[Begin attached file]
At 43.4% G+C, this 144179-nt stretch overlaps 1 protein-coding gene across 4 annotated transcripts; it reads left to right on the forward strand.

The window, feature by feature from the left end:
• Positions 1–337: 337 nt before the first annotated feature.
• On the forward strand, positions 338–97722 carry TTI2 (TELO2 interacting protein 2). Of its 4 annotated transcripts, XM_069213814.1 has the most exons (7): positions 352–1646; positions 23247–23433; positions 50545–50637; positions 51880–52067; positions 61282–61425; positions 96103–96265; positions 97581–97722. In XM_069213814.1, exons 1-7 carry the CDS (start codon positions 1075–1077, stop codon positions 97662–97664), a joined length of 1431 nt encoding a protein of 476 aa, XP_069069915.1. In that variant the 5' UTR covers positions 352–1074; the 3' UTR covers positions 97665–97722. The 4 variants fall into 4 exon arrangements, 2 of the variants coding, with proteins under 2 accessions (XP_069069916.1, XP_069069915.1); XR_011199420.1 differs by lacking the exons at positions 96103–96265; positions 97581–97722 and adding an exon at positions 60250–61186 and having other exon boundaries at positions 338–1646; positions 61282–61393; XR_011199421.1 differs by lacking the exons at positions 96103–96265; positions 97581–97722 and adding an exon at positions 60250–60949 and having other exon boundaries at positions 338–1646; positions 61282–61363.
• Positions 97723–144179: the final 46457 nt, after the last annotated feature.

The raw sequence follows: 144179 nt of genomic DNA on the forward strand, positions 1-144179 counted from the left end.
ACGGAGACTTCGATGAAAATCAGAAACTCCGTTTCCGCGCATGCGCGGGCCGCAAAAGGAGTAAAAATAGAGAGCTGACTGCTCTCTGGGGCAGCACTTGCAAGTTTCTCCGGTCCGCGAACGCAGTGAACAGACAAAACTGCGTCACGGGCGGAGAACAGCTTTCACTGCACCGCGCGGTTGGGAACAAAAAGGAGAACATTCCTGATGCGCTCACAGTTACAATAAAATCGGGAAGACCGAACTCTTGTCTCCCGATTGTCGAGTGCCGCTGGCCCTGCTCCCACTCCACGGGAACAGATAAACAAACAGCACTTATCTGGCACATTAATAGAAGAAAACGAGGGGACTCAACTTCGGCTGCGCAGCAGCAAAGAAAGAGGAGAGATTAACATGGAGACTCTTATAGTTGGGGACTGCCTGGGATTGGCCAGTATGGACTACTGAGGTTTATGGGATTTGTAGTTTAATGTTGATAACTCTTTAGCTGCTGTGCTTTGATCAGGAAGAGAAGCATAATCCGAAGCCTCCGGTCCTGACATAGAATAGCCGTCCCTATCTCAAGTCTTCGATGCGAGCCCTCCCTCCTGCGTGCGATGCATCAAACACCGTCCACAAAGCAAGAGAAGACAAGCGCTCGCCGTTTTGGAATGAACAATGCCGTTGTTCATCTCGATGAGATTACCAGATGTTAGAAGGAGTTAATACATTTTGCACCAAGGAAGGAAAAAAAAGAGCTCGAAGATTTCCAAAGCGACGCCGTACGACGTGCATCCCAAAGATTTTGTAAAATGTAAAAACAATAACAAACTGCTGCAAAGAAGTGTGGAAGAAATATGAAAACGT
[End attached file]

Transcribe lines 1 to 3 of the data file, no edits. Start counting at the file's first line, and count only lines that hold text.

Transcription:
At 43.4% G+C, this 144179-nt stretch overlaps 1 protein-coding gene across 4 annotated transcripts; it reads left to right on the forward strand.

The window, feature by feature from the left end:
• Positions 1–337: 337 nt before the first annotated feature.